Thank you to Razorbill for sending me an eARC in exchange for an honest review! (This is one of the first ARCs I’ve asked for from a publisher and they were so awesome!!)
It seemed like a good plan at first.
When the only other virgin in her group of friends loses it at Keely’s own eighteenth birthday party, she’s inspired to take things into her own hands. She wants to have that experience too (well, not exactly like that–but with someone she trusts and actually likes), so she’s going to need to find the guy, and fast. Problem is, she’s known all the boys in her small high school forever, and it’s kinda hard to be into a guy when you watched him eat crayons in kindergarten.
So she can’t believe her luck when she meets a ridiculously hot new guy named Dean. Not only does he look like he’s fallen out of a classic movie poster, but he drives a motorcycle, flirts with ease, and might actually be into her.
But Dean’s already in college, and Keely is convinced he’ll drop her if he finds out how inexperienced she is. That’s when she talks herself into a new plan: her lifelong best friend, Andrew, would never hurt or betray her, and he’s clearly been with enough girls that he can show her the ropes before she goes all the way with Dean. Of course, the plan only works if Andrew and Keely stay friends–just friends–so things are about to get complicated.
I went into The Best Laid Plans expecting lots of sex, like a To All The Boys fake date situation but with sex. What I got instead was a book about female empowerment. Girls learning how to own their sexuality and that the rules that apply to them don’t apply to the boys and how messed up that actually is. I’m loving all the sex positive and female positive books that have been coming out lately. I don’t want to stick a feminist label on this because that turns people away, but it had a strong message that I think young girls deserve.
The friendships in this book were so on point, especially the girls. Keely and Hannah had this supportive friendship that contrasted deeply with the other two girls in their group who were just catty. It showed what a really friendship, one where you lift each other up, should look like versus one that judged and put down. Keely and Andrew were the real friendship here though. They were such absolute dorks and I loved them both, especially their Hitchcock references. When Keely didn’t have girl friends he was there for her in her most crucial girl moments and it was just so sweet.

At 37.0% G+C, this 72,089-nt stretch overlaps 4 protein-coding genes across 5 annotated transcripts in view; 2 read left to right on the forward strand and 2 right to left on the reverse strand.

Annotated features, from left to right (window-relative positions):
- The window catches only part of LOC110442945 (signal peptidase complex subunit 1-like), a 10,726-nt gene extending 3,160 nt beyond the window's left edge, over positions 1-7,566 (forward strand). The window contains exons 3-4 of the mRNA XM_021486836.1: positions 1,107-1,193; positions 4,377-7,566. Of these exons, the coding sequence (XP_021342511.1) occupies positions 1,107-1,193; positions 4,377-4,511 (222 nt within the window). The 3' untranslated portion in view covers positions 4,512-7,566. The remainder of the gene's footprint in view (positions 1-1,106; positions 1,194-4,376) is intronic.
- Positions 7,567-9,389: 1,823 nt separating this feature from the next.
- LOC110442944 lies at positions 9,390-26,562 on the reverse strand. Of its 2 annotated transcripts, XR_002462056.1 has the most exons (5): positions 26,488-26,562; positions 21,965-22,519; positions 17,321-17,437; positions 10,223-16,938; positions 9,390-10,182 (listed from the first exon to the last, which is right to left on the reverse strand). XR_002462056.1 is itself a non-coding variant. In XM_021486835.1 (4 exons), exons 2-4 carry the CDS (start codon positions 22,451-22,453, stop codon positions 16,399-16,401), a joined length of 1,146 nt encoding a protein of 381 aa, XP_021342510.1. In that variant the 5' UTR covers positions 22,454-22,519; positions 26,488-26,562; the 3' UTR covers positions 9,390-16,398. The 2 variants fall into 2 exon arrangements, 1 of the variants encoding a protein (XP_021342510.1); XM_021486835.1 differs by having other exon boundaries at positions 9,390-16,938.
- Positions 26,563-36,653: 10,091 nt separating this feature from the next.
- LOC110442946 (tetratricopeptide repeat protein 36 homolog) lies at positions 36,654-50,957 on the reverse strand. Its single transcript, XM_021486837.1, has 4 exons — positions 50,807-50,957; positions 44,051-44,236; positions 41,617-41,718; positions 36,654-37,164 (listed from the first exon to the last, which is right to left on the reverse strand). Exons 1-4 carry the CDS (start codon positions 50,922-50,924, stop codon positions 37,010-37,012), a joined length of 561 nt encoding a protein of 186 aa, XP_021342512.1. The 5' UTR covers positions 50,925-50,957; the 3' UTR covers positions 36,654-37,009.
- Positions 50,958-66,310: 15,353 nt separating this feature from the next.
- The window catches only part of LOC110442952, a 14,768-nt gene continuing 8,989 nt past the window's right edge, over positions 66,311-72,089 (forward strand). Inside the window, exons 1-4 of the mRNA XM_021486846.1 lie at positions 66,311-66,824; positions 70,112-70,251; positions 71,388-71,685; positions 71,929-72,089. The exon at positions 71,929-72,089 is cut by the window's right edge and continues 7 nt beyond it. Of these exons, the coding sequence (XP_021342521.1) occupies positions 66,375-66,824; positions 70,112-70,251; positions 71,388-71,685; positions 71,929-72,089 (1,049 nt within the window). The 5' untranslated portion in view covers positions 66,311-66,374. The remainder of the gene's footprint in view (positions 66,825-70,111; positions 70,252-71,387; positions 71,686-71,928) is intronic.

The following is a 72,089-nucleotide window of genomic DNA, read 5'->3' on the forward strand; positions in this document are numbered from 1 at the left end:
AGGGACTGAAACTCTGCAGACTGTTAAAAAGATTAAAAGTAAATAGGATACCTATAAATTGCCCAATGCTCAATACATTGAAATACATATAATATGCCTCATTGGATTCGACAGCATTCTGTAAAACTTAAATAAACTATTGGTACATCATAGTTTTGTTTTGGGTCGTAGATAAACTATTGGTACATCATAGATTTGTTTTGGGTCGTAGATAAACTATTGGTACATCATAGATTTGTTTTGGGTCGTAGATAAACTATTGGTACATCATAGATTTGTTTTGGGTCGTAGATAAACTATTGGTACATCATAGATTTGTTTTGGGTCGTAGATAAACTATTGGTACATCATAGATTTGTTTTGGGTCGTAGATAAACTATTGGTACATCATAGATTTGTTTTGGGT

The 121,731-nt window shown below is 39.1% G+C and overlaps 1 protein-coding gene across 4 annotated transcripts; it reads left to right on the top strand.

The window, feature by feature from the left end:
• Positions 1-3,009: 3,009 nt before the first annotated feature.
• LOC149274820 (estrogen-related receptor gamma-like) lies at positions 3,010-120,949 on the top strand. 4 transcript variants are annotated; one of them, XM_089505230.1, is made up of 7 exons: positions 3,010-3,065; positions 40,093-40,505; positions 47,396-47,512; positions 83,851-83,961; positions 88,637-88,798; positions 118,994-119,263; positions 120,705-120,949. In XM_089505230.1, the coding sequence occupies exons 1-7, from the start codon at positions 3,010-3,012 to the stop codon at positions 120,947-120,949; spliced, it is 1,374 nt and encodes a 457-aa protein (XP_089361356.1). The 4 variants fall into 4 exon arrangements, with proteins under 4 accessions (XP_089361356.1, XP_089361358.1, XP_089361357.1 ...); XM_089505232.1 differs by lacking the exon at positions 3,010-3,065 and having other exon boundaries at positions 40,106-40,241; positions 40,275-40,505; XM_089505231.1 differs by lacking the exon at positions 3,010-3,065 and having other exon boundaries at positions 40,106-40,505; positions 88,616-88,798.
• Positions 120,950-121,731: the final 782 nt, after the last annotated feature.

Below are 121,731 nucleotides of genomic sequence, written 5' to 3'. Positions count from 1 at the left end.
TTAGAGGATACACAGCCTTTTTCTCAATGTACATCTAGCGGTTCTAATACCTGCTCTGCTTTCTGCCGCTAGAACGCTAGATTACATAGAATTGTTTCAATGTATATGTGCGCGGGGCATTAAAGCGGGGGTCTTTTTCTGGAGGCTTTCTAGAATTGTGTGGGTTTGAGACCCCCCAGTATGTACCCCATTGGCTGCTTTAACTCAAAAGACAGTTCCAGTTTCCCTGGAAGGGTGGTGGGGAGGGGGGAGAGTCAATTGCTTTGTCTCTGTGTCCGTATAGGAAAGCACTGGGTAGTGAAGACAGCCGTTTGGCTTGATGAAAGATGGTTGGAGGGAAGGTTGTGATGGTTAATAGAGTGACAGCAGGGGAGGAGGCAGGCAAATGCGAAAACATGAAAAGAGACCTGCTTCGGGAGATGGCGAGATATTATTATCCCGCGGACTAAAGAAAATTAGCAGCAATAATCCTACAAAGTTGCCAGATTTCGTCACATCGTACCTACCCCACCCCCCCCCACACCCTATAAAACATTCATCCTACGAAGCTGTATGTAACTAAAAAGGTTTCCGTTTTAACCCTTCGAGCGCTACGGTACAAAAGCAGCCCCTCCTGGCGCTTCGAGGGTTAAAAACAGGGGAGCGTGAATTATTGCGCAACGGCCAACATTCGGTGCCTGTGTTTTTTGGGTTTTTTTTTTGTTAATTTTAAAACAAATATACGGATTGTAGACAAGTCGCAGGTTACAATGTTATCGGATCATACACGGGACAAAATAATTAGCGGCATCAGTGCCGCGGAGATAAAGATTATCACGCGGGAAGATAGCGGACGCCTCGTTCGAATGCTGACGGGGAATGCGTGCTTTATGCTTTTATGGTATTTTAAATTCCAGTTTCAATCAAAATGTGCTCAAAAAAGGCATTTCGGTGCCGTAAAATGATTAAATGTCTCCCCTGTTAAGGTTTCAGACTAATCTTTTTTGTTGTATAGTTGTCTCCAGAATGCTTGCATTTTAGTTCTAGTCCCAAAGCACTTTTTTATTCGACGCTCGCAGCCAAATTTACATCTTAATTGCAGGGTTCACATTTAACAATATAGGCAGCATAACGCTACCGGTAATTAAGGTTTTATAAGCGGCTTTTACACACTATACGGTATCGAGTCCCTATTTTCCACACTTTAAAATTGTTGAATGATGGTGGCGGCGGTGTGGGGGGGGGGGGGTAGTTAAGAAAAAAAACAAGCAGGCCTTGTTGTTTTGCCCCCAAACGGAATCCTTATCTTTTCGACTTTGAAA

Obviously there was some romance going down. I’m not going to elaborate too much, but feelings were a tangled mess and it just felt so real. There were some steamy scenes though with my favorite involving a bath tub and another with some good old polar bear underwear.
To me the romance took a backseat in the major plot though which was sex; when should you lose it, how it should be lost, how girls are considered sluts and shamed for sleeping with guys while a guy doing the same thing is never called out for it. Society sets double standards and those were front and center in The Best Laid Plans. Teenagers are looking to books and if we can have literary examples for them to look up to, to follow, then maybe we can have the next generations take control of their sexuality and own it. It also showed how while Keely struggled with sex and the timing along with her feelings surrounding it that it was only because she was trying to force something because she thought she needed to. When you know you know and it’s okay to say no or wait, whether you have a good reason or you just don’t want to.
The Best Laid Plans had that romcom feel I was searching for, with romantic moments and swoon worthy gestures that we’ve come to expect in the genre. I think this is one of the books showing the new generation of romcoms though, one with multiple messages to be learned reflecting the changes we see happening all around us. It was powerful and insightful while also being messy, chaotic and overall a book about teens for teens.